Human Beings and Social Structure in Frantz Fanon’s Philosophical Thought

Robertus Wijanarko(1*), Valentinus Saeng(2)

(1) Sekolah Tinggi Filsafat Teologi, Widya Sasana- Malang
(2) STFT Widya Sasana, Malang
(*) Corresponding Author


In response to the Colonial discriminative and exclusive concept of humanism, Frantz Fanon, an Algerian postcolonial thinker, proposes that the idea of humanism needs to be inclusive. To avoid the trap of the essentialist concept of humanism, Fanon argues that our understanding of human beings needs always to be connected with the existing social structure. By utilizing a postcolonial theory as a lens of analysis, this study will explore Frantz Fanon’s existential concept of human existence and investigate his philosophical-political thoughts. This exploration is driven by these critical questions: how is Fanon’s new understanding of the existential concept of human existence, which he proposes as a more inclusive concept? How does Fanon draw the correlation between human existence and social structure? What is the significance of his thoughts to critically investigate the socio-political structure in the postcolonial Indonesia? Our critical research will focus mainly on several of Fanon’s works: The Wretched of the Earth, Toward the African Revolution, and Black Skin White Masks. His other works will certainly be considered. We will utilize a litterer critical analysis method in approaching these works of Fanon. This new concept of Fanonian humanism, we argue, gives a theoretical frame and direction to develop existentially our understanding of an inclusive Indonesian humanism.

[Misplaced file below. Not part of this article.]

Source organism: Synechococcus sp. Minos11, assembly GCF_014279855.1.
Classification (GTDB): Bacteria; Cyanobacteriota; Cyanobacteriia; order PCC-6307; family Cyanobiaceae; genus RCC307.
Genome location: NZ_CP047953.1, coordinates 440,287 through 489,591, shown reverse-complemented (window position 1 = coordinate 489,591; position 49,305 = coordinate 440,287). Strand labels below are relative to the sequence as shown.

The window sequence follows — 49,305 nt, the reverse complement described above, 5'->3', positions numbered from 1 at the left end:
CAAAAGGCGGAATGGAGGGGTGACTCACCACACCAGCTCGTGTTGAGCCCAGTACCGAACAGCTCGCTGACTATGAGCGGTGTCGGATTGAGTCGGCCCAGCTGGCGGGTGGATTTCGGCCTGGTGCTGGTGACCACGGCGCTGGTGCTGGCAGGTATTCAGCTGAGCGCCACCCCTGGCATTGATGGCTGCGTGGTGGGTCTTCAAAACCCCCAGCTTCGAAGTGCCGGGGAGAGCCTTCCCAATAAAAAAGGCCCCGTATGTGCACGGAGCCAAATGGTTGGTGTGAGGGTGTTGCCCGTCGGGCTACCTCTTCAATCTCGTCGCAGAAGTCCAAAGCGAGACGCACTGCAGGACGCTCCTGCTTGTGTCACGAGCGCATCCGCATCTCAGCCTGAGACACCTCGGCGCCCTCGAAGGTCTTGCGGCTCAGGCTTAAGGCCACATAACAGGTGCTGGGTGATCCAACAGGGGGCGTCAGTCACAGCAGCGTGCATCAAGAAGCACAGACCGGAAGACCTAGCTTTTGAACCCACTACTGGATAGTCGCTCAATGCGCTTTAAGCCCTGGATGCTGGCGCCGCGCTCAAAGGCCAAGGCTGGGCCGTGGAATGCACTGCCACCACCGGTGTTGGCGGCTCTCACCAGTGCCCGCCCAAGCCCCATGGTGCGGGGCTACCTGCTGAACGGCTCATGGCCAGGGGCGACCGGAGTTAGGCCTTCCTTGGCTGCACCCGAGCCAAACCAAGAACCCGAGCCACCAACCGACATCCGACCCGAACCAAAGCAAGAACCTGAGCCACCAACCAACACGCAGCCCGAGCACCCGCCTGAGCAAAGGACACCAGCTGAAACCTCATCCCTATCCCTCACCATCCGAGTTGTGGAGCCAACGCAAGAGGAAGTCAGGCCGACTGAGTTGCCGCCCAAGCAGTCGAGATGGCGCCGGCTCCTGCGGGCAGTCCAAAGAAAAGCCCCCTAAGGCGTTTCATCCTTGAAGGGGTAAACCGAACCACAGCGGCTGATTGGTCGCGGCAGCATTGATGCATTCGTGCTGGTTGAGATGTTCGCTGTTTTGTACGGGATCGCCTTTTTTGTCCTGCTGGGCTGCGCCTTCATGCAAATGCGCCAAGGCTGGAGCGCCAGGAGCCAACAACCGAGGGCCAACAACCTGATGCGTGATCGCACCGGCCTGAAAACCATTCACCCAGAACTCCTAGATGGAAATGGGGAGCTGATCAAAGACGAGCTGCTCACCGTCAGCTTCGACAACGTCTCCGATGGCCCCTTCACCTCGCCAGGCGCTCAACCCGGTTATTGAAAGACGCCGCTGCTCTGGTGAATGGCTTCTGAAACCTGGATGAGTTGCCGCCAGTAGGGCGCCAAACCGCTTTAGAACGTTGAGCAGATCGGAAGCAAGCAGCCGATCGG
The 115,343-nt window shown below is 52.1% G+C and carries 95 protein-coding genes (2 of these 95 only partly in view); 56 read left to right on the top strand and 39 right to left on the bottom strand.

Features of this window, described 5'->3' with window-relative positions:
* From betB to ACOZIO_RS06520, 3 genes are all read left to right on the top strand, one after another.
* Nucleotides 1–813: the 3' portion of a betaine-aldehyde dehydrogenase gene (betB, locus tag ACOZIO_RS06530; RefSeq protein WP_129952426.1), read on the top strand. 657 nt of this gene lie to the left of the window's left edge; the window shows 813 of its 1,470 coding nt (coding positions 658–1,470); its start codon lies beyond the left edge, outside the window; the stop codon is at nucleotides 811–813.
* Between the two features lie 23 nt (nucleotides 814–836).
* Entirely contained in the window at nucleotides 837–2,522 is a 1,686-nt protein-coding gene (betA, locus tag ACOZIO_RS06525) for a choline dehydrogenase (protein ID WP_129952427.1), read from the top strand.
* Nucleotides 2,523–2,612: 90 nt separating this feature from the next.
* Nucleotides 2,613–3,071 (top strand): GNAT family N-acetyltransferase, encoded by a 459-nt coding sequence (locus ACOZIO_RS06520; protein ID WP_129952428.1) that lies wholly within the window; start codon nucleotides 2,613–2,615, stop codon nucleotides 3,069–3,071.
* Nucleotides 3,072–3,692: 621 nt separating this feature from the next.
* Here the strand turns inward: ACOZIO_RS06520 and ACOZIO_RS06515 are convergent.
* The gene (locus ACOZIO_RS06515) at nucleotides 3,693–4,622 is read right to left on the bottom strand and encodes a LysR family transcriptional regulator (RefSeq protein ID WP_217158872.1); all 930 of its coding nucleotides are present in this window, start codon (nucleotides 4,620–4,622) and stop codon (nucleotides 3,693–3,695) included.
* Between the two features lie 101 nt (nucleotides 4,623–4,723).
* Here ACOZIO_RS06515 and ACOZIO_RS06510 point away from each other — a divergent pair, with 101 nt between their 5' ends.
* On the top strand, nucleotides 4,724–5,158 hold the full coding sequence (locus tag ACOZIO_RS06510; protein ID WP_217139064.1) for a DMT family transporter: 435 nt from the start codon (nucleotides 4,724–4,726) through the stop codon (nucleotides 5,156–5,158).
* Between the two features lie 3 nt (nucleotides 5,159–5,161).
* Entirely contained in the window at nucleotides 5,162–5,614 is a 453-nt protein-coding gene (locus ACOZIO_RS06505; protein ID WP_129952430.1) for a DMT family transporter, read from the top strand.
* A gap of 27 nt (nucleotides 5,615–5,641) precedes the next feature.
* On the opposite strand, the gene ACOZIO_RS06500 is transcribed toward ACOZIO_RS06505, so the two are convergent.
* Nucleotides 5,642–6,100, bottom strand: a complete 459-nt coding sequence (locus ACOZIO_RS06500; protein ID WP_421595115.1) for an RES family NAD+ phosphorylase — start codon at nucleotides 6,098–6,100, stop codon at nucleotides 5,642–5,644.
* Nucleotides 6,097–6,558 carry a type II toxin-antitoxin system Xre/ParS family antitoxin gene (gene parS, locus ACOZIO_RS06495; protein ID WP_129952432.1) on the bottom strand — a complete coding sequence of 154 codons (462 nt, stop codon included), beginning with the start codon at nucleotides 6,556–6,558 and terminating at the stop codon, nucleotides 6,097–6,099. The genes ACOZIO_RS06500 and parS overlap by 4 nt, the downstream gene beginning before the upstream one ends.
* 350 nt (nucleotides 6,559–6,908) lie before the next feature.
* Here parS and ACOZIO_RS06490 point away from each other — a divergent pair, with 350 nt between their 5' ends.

Racist Colonialism, Essentialist Humanism, Social structure, Existential Humanism.

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